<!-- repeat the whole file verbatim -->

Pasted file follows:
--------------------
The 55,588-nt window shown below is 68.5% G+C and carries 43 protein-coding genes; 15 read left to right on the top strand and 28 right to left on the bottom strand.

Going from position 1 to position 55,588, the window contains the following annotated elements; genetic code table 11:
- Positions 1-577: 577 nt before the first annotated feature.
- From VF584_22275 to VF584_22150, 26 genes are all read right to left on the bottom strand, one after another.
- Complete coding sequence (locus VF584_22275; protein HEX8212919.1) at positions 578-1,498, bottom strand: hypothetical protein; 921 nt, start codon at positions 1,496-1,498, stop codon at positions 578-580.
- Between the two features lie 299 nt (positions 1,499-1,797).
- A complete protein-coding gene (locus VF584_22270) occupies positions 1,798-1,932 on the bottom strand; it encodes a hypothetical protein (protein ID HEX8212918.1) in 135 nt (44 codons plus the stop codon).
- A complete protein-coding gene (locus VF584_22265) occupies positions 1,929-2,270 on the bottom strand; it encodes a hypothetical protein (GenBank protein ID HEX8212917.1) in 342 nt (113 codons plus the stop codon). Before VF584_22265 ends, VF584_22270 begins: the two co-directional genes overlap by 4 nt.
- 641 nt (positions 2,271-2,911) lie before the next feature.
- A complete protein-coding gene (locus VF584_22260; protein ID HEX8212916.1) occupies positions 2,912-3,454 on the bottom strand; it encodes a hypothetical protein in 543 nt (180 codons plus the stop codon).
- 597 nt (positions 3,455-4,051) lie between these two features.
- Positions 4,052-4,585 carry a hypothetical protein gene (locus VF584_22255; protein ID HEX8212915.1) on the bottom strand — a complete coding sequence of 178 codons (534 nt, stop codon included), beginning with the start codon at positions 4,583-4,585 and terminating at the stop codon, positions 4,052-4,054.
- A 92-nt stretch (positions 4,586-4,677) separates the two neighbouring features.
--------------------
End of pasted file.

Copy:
The 55,588-nt window shown below is 68.5% G+C and carries 43 protein-coding genes; 15 read left to right on the top strand and 28 right to left on the bottom strand.

Going from position 1 to position 55,588, the window contains the following annotated elements; genetic code table 11:
- Positions 1-577: 577 nt before the first annotated feature.
- From VF584_22275 to VF584_22150, 26 genes are all read right to left on the bottom strand, one after another.
- Complete coding sequence (locus VF584_22275; protein HEX8212919.1) at positions 578-1,498, bottom strand: hypothetical protein; 921 nt, start codon at positions 1,496-1,498, stop codon at positions 578-580.
- Between the two features lie 299 nt (positions 1,499-1,797).
- A complete protein-coding gene (locus VF584_22270) occupies positions 1,798-1,932 on the bottom strand; it encodes a hypothetical protein (protein ID HEX8212918.1) in 135 nt (44 codons plus the stop codon).
- A complete protein-coding gene (locus VF584_22265) occupies positions 1,929-2,270 on the bottom strand; it encodes a hypothetical protein (GenBank protein ID HEX8212917.1) in 342 nt (113 codons plus the stop codon). Before VF584_22265 ends, VF584_22270 begins: the two co-directional genes overlap by 4 nt.
- 641 nt (positions 2,271-2,911) lie before the next feature.
- A complete protein-coding gene (locus VF584_22260; protein ID HEX8212916.1) occupies positions 2,912-3,454 on the bottom strand; it encodes a hypothetical protein in 543 nt (180 codons plus the stop codon).
- 597 nt (positions 3,455-4,051) lie between these two features.
- Positions 4,052-4,585 carry a hypothetical protein gene (locus VF584_22255; protein ID HEX8212915.1) on the bottom strand — a complete coding sequence of 178 codons (534 nt, stop codon included), beginning with the start codon at positions 4,583-4,585 and terminating at the stop codon, positions 4,052-4,054.
- A 92-nt stretch (positions 4,586-4,677) separates the two neighbouring features.